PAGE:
Andrea de Cesaris
RJ: Andrea, of all the GPM drivers here this weekend, you’re the one that was away from racing and indeed the sport the longest…
AdC: Yeah, I wasn’t driving after 1994 and so, basically I go and do other work…
RJ: Like being a currency trader..
AdC: Yeah, very much so.
RJ: How did you get into that – were you interested in that sort of thing or did it just happen as it were?
AdC: Well, yeah, it was something I took up when I stopped racing as before, it was something I looked at before, but when the time came, I decided to go for it. But in fact, it was something I had already started in Formula 1, but just wasn’t something I could devote a lot of time to at that time. I’ve been interested for some while. After 1994, I could do that and enjoy and gave me something to do!
RJ: Also, you enjoy a lot of windsurfing – was that another post-F1 interest or..
AdC: No, no, I love windsurfing. I have done it for years. Windsurfing’s my passion. I can do it a lot more now as sometimes when racing, you have to be careful about injuries. Now, it keeps me fit (smiles and pats stomach).
RJ: Well, it’s certainly helped with this weekend and the GPM?
AdC: Oh yeah, because I don’t race otherwise.
RJ: What made you decide to return to racing and the GPM after so long out?
AdC: Well, it's the challenge of it all. Proper cars, proper drivers, a series that seemed, and is, well organised. They do a good job and it means we can do proper racing and gives me the chance to race against some top drivers in cars that are very similar, and that’s not something I was always able to do in Formula 1. I like it, good challenge, good fun.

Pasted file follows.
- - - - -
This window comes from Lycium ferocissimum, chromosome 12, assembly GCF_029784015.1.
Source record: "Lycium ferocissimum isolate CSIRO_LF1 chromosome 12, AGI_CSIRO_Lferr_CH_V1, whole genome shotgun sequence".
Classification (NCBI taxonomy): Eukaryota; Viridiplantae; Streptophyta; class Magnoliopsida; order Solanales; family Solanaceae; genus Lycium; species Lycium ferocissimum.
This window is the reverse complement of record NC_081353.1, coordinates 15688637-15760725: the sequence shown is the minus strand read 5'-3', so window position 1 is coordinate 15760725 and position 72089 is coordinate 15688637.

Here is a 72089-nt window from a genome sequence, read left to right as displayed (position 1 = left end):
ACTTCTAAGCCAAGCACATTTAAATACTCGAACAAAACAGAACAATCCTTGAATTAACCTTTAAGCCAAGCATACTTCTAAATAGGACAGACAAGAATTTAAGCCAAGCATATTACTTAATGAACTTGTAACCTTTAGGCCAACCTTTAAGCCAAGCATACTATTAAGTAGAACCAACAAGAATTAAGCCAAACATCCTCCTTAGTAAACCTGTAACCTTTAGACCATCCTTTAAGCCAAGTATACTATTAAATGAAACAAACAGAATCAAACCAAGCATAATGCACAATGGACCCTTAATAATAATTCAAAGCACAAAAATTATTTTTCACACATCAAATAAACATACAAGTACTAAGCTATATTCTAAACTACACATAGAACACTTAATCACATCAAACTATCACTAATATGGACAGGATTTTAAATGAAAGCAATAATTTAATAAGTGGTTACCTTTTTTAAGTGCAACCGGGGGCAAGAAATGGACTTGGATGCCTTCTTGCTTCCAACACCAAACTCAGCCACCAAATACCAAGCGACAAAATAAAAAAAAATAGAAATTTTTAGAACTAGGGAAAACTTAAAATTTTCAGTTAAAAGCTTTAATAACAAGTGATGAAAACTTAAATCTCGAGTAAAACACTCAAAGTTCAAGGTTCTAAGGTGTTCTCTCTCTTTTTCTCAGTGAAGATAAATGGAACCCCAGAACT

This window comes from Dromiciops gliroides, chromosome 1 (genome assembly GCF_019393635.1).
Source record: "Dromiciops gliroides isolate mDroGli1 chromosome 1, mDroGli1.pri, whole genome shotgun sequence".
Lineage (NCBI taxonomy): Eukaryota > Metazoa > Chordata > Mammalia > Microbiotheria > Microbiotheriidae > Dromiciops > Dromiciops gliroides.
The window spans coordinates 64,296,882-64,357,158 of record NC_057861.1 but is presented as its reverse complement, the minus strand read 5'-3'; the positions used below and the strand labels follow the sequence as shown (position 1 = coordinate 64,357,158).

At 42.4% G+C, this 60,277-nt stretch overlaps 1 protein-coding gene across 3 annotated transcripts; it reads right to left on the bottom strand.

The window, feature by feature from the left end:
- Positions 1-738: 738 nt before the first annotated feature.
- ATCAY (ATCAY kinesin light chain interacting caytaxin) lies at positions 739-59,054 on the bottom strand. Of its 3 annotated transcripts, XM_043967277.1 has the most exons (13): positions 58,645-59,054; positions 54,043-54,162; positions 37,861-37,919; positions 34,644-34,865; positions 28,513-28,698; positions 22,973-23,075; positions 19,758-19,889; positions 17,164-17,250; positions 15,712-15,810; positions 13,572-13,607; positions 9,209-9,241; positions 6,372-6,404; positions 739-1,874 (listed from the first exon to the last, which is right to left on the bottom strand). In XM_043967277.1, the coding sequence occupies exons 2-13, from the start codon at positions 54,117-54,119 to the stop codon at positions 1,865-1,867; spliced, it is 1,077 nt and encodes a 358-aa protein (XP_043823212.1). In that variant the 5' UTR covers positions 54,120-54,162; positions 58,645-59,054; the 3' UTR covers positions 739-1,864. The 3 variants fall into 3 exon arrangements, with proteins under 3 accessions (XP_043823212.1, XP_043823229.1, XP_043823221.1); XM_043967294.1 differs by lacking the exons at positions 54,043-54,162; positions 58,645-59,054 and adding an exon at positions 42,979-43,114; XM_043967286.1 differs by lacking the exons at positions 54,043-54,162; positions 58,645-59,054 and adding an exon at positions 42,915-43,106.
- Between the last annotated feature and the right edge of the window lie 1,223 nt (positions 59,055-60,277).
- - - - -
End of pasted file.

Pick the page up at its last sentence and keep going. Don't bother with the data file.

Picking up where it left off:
RJ: Did you find any problems getting back into a racing/driving mentality?
AdC: No, not really. Well, I was not.. obviously, when I first drove, some of the drivers were still racing, and I was not, but I would say it didn’t take me long to get back into it, because once you do it for so long, you don’t forget the basics. I didn’t take me long to get back to full fitness, either. It would’ve been nice if I could have perhaps done a bit more testing before I started, because again some of the other drivers are still racing, or very experienced, but I’ve done okay. I’m happy.
RJ: Finally, you had a fantastically long career in Formula 1. When you left, after driving for Sauber in 1994, did you decide to get out, or were there other options to stay in Formula 1 or other racing?
AdC: No, I didn’t want to race anymore, because, once.. if you’re in a job for a long time, and things change, and you’re not liking it and you’re near finishing, you just want to leave. No motivation, you know? It was like that with me and racing cars, when it got to the end of my season, I decided it was over. There wasn’t anything, anyway, that interested me. I didn’t feel challenged by anything any more. I wanted a different challenge and I suppose just got tired of the sport. A lot of the time, there was nothing different about racing, you know, to what I’d done before, and the offers weren’t there or interesting, so I decided to get out of it and not race any more.
Interview conducted by Richard Jenkins on the 13th August 2006 at the Grand Prix Masters event at Silverstone. Thanks to Andrea and his wife, for their time, friendliness & again, for speaking superb English!